Tuesday, May 31, 2011

The Art of Suspense

What makes a reader spend their time turning the pages of a book? In one form or another the story is compelling, it makes them want to know what happens next. The opposite is true for why someone would put down the book and go do something else. In the fiction genre category of Mysteries and Thrillers that compelling force in many instances will be suspense. Suspense can make you believe that anything could happen including the loss of a main character. Good suspense should make the reader decide to stay up reading for another thirty minutes because they have to find out what happens next. If a chapter ends and everything is okay and there is no suspense then a rewrite may be in order. That does not mean it has to be a nonstop thrill ride where your characters can't even catch their breath, but by the end of the chapter there needs to be good suspense, compelling the reader to move forward.

Now I am not the master of suspense, I believe that title still belongs to the amazing filmmaker Alfred Hitchcock. Now why would I bring up a filmmaker in a blog about writing books? It's my belief that there are many elements that can be taken directly from a visual story telling medium such as film and be placed directly into writing. If you look back to my previous article, Devils in the Details, I talked about watching clips of dance movements to better describe a scene in my novel so that it would have a more fluid movement. The same principle could be used in creating good suspense. Of course I'm not suggesting that you lift a scene from a thrilling movie and drop it right into your novel. Instead watch closely to how a film builds suspense. Film directs the viewer to very specific things, it leads the viewer to see and experience exactly what the filmmaker wants them to see and experience. A good author can do the exact same thing.

I've been reading Michael Crichton's State of Fear. As I'm sure you know many of his books have been turned into films and it is very easy to get wrapped up in his books as you continually get pulled forward by that feeling of suspense. In one section of State of Fear his main characters are in Antarctica and they are being briefed on all the dangers of being caught out in the frozen cold and how each of the vehicles they will be driving hold a number of survival gear items. Instead of just telling the reader there is survival gear, Crichton goes into detail of the type of gear so that you see it. And what do you suppose happens? That's right, the characters get trapped out in the ice and begin to panic. As a reader you think "Go to the box with the survival gear!" The character finally remembers the gear in the back and they get to the chest and find that in the crash it's been damaged and won't open. SUSPENSE. The character finds a screwdriver and hammer and begins to break the box open. It takes agonizing minutes. MORE SUSPENSE. When the box is finally broken open it is empty! EXTREME SUSPENSE. As you can see I have to continue reading.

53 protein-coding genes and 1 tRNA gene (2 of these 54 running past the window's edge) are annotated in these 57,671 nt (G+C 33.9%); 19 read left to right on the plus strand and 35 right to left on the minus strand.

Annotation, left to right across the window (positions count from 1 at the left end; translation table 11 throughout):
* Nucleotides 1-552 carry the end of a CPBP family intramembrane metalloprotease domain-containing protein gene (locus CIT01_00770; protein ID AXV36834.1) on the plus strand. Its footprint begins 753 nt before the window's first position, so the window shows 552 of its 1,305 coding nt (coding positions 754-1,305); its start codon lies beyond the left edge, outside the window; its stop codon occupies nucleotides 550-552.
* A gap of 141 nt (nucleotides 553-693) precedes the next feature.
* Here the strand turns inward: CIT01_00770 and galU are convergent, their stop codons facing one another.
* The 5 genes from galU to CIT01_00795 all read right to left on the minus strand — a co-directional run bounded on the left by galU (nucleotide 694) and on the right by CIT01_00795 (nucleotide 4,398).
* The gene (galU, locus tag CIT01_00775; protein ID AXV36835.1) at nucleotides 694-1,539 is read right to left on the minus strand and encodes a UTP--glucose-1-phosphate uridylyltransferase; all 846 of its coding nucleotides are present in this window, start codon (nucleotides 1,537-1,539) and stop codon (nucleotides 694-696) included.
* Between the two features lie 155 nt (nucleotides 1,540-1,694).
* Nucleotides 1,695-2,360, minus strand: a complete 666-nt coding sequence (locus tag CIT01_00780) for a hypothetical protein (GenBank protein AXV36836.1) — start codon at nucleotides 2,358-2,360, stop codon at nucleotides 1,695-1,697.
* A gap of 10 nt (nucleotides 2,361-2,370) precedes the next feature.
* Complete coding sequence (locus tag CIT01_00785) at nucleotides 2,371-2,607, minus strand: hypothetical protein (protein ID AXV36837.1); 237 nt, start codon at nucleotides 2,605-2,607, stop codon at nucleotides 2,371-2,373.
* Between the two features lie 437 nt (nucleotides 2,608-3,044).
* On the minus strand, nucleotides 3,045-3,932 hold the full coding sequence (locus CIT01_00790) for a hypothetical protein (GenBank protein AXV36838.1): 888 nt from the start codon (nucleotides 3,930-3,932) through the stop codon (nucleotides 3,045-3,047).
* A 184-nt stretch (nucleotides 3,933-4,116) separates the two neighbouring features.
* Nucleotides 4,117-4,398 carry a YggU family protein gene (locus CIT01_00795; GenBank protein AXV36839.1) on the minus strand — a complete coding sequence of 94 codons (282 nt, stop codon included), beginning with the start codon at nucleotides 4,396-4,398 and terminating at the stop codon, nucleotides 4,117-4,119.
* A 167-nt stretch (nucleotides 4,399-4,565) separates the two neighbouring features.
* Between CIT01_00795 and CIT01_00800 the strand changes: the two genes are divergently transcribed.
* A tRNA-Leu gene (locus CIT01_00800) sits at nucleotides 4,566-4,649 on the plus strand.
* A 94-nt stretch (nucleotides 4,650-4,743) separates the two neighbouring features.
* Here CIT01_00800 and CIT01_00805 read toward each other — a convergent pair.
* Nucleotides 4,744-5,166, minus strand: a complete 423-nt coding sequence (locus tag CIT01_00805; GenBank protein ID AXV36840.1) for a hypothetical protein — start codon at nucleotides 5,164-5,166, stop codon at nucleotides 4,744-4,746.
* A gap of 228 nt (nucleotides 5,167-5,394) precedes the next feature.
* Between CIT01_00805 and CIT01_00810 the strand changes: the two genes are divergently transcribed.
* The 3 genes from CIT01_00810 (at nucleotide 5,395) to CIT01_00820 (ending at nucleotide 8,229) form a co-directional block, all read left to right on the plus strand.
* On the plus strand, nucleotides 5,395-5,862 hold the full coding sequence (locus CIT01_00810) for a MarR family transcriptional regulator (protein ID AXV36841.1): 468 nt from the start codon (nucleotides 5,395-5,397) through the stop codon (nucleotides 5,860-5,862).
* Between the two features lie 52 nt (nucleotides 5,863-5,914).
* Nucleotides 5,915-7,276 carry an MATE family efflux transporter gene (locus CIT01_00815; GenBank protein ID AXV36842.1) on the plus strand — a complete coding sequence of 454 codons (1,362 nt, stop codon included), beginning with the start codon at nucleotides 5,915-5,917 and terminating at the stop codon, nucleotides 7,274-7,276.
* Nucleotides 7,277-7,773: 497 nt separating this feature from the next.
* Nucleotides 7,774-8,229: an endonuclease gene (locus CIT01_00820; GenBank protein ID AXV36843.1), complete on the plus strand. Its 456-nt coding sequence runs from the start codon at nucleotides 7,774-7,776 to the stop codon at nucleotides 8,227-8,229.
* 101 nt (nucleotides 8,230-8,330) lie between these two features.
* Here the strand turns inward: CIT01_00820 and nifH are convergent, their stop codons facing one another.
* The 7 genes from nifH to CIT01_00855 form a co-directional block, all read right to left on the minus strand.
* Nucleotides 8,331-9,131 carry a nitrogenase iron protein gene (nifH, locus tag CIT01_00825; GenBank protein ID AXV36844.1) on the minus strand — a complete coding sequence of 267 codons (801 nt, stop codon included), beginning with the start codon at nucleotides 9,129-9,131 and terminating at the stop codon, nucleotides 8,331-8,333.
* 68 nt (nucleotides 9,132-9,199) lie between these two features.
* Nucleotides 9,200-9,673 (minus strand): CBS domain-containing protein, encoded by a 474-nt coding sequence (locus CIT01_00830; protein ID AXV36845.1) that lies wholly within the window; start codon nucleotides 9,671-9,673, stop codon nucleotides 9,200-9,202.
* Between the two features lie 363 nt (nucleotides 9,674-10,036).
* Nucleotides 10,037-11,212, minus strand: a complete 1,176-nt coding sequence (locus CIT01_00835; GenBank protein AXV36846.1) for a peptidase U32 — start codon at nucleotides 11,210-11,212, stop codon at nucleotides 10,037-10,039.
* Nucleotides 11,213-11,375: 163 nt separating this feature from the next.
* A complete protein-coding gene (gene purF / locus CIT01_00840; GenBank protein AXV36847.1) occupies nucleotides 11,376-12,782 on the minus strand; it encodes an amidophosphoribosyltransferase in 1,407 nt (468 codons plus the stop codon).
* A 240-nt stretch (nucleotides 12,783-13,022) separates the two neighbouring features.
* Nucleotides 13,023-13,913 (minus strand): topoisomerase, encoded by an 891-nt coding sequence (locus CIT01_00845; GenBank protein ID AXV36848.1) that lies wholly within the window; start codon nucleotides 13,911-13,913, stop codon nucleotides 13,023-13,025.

When I sat down to write Loves Deception I had a clear outline of what I wanted to happen. I wrote the first five chapters and sent them to my wife to read. I eagerly waited for her to praise me on my extensive writing prowess. Unfortunately it seemed I was found lacking. Although the characters were a bit interesting there was very little compelling her to care about what would happen next. I was writing a Thriller and was delivering a boring commentary on the action. The chapters were also very short in length, roughly 1500 words (not that a small chapter can't make a big impact). So I took those five chapters and sat back down with the goal of making the story have suspense, to make my reader care about the characters and want to know what would happen next. I nearly tripled the length of the chapters and created a rich tapestry of the world I was placing my characters in.

So this week look through the chapters of your own work and ask:
  • Where is the suspense?
  • How can I point my reader to see what I want them to see and remember it for the future?
  • Is the end of the chapter compelling enough to keep them reading. Will the reader lose sleep because they have to keep reading?
Make changes that will give you a more suspenseful result.

The first chapter of the Tale of  Doug Martin will be out this week!


  1. Great post! I'm working on edits right now and will be asking myself these questions! :)

  2. Just made it over from GoodReads, and I'm looking forward to exploring your blog some more! Great post, and I'm off to read some more right now... :)

  3. Hey man, long time no talk. This is a great post. I miss chatting about writing with you!